A Florida State University professor has received three grants within the past year to further her research aimed at making STEM learning more accessible, engaging and effective for students, especially underrepresented minorities.
The National Science Foundation and the Institute of Education Sciences awarded a total of $4 million to Valerie Shute, the Mack and Effie Campbell Tyner Endowed Professor of Education in the Department of Educational Psychology and Learning Systems, to study the design, development and evaluation of immersive games to support physics competencies over the next four years.
Economic projections indicate the need for about 1 million more STEM professionals over the next decade than the U.S. will produce. The United States needs to increase the number of students receiving undergraduate STEM degrees by about 34 percent to meet this need, according to the President’s Council of Advisors on Science and Technology.
“In order to meet that goal, we need to cultivate STEM-related interest and abilities through fresh thinking,” Shute said. “If we can create immersive video games that make the STEM learning experience more enjoyable, we can teach STEM concepts and skills, increase STEM interest and encourage more students to pursue STEM majors and careers.”
The National Science Foundation awarded Shute a three-year, $1.1 million Cyberlearning Development Grant in September 2016. This grant builds on Shute’s prior research that used stealth assessment, or the embedding of evaluations deeply within games, to measure students’ understanding of physics competencies, such as Newton’s laws of force and motion.
The new Cyberlearning Development Grant will enable Shute to substantially increase students’ formal understanding of physics, as well as their interest in the field, by developing engaging learning supports integrated into the game “Physics Playground.” The digital game developed by Shute and her colleagues teaches basic physics concepts to students.
“The theory is that through Physics Playground, students will pick up some understanding of physics, even if they haven’t realized it,” Shute said. “Integrating learning supports with an adaptive algorithm will enable the game to be customized through play to meet the educational strengths and weaknesses of individual students while allowing them to be appropriately challenged.”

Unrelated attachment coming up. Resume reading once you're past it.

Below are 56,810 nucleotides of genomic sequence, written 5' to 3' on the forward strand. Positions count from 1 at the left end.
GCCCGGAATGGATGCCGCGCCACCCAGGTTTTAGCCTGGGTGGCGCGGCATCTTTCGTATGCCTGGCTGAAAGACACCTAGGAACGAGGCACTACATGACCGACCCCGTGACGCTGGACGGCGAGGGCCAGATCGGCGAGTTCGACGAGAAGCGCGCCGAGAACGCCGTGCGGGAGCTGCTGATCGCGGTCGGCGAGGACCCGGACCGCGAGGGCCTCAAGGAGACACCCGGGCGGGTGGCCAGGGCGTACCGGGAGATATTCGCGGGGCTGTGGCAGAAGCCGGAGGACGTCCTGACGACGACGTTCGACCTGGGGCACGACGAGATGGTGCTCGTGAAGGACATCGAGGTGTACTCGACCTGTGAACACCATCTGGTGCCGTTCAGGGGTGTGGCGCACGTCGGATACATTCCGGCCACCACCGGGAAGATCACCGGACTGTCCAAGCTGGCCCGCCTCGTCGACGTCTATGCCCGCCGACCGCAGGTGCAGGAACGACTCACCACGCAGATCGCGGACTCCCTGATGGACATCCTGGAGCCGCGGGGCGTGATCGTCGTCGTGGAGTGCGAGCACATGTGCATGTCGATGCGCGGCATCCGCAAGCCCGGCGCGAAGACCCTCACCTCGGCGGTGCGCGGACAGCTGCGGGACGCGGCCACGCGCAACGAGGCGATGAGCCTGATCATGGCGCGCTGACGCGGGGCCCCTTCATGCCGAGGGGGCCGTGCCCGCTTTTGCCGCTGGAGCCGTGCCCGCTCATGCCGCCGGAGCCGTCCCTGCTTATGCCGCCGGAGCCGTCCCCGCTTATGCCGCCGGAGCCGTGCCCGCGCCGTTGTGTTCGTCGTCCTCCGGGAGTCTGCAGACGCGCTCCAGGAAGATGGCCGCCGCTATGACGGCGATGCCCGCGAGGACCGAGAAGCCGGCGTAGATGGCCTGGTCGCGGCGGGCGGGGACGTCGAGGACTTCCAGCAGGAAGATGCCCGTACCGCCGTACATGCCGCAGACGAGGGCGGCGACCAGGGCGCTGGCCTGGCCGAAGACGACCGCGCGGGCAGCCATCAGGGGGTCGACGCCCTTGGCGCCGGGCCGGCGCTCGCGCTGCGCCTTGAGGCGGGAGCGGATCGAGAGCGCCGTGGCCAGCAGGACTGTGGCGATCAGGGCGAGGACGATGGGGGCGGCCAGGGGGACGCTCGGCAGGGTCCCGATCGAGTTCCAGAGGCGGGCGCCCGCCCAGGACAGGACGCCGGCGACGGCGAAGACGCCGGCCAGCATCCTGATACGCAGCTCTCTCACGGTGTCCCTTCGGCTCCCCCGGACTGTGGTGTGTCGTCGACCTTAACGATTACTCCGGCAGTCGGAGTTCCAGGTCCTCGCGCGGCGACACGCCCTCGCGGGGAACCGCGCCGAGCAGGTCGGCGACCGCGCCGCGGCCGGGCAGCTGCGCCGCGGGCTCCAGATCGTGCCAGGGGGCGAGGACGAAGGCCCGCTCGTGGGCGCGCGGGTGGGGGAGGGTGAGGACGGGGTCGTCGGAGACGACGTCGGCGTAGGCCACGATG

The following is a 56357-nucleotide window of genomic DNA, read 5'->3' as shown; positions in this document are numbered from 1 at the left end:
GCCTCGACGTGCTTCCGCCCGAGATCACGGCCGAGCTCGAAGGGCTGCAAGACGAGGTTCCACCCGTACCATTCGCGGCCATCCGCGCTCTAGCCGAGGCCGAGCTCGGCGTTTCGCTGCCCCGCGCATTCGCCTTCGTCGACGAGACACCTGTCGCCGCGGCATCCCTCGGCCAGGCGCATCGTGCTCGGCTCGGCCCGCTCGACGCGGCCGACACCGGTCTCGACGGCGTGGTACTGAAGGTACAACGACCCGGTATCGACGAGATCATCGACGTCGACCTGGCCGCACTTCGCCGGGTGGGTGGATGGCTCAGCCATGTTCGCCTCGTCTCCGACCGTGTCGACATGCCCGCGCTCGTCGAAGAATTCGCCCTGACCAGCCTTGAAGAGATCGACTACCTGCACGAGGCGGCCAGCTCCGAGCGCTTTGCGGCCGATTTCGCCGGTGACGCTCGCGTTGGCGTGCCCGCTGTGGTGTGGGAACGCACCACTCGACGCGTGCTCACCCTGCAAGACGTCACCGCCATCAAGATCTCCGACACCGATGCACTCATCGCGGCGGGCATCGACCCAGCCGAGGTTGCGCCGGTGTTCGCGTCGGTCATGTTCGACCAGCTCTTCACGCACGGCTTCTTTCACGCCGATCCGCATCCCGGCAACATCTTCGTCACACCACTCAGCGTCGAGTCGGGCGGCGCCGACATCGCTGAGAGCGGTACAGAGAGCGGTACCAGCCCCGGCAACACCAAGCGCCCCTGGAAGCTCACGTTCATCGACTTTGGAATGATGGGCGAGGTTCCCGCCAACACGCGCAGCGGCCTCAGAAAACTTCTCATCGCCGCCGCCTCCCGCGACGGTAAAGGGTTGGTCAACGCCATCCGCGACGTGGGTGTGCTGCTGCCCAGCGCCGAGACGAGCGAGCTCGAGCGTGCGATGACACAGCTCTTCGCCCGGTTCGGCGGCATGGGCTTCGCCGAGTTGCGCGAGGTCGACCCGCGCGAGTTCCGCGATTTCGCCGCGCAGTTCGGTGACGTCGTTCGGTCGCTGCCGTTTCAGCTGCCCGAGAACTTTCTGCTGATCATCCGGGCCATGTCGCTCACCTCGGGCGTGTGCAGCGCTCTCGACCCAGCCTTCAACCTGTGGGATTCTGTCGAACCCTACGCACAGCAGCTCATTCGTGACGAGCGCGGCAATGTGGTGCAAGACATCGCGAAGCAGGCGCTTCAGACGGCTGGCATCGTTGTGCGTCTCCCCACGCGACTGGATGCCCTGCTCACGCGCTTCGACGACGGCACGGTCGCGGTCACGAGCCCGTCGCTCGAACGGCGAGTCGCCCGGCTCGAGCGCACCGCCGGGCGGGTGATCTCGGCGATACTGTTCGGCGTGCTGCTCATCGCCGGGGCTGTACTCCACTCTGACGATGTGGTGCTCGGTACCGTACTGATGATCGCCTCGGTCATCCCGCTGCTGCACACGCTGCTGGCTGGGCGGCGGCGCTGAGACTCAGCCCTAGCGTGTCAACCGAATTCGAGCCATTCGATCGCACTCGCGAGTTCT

The second award from the National Science Foundation is a three-year, $1.5 million Education and Human Resources grant to study how interpersonal interactions influence collaborative problem solving processes and outcomes in digital STEM learning environments. The study will specifically focus on modeling and measuring the dynamic processes of collaborative problem solving and their effects on physics understanding and interest.
“Collaborative problem solving is an essential 21st century skill in our increasingly connected world, yet there is no consensus on how to define, measure and develop this skill, especially in the context of STEM learning,” Shute said. “We hope to learn how to design the next-generation STEM learning environments that make collaborative problem solving both more enjoyable and more effective.”
In August, the Institute of Education Sciences will award Shute a four-year, $1.4 million grant to study theoretically guided learning supports that can improve both the learning experience and learning outcomes in STEM learning games. This study will measure students’ current cognitive skills, real-time affective states and how to use the data to provide meaningful supports. The knowledge gained from this study will contribute to the design of next-generation learning games that promote both STEM competency development and interest.
“With the funding assistance of these three grants, we will gain the knowledge to create a more enjoyable STEM learning experience,” Shute said. “We will be able to encourage interest in the field and facilitate the knowledge and skills needed to excel in an increasingly competitive world.”